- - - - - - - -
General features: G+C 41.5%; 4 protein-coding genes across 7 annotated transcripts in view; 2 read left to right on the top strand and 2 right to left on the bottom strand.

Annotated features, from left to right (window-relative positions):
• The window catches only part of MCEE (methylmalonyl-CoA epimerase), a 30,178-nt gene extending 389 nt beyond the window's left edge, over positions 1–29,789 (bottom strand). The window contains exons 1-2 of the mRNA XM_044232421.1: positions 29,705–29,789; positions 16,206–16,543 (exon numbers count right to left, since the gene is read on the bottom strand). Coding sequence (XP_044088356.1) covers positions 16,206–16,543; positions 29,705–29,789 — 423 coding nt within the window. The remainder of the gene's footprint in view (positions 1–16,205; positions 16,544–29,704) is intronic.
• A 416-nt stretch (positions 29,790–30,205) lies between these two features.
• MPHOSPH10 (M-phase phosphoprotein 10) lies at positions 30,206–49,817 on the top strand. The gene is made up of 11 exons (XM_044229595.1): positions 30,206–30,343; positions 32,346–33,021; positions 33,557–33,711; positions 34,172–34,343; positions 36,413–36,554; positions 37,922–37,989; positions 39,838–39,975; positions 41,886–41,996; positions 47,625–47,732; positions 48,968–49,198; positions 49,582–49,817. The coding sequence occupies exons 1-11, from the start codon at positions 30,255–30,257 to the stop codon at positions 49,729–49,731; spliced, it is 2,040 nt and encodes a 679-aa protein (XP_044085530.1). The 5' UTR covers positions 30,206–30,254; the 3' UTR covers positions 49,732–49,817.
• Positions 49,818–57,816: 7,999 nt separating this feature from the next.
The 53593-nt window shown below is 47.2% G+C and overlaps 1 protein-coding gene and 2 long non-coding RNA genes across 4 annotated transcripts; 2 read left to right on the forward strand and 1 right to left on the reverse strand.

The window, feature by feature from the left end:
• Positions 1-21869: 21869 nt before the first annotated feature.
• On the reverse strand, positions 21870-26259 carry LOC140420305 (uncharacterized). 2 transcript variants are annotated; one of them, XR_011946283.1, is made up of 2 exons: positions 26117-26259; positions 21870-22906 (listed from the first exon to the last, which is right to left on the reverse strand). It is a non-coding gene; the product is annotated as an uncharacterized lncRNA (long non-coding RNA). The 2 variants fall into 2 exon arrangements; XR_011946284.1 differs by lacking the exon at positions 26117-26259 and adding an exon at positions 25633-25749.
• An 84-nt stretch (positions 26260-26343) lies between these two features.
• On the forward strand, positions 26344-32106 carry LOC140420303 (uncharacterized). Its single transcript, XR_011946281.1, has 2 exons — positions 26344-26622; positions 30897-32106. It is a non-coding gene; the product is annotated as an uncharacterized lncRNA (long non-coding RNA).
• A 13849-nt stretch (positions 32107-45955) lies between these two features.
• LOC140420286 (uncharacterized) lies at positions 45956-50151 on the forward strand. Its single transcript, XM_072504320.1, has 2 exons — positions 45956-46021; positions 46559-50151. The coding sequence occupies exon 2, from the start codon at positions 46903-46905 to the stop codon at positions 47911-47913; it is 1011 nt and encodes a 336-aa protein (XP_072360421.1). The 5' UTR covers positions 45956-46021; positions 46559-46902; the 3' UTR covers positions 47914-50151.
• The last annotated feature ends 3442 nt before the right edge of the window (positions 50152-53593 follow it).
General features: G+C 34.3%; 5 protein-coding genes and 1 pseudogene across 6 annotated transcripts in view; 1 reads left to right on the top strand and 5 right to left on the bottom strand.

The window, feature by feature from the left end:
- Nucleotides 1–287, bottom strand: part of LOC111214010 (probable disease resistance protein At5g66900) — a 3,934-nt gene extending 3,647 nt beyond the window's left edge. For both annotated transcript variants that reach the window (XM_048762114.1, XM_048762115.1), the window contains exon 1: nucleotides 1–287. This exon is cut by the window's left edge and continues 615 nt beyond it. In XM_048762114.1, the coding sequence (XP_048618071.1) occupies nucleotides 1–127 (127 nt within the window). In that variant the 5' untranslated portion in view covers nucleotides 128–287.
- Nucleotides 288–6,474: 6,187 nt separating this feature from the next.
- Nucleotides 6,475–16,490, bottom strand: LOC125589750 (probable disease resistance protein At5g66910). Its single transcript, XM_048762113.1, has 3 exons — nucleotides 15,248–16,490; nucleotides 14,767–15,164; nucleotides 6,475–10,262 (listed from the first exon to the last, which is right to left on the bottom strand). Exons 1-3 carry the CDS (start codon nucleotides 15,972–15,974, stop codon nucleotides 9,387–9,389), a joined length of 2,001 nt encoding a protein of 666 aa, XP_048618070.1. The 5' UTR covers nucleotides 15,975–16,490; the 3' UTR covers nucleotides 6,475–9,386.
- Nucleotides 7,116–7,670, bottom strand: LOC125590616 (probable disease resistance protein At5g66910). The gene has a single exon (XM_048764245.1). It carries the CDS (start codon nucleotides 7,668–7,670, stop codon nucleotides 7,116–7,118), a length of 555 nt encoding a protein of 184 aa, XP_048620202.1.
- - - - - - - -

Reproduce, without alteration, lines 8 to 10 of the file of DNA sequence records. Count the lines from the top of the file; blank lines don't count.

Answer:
The window, feature by feature from the left end:
• Positions 1-21869: 21869 nt before the first annotated feature.
• On the reverse strand, positions 21870-26259 carry LOC140420305 (uncharacterized). 2 transcript variants are annotated; one of them, XR_011946283.1, is made up of 2 exons: positions 26117-26259; positions 21870-22906 (listed from the first exon to the last, which is right to left on the reverse strand). It is a non-coding gene; the product is annotated as an uncharacterized lncRNA (long non-coding RNA). The 2 variants fall into 2 exon arrangements; XR_011946284.1 differs by lacking the exon at positions 26117-26259 and adding an exon at positions 25633-25749.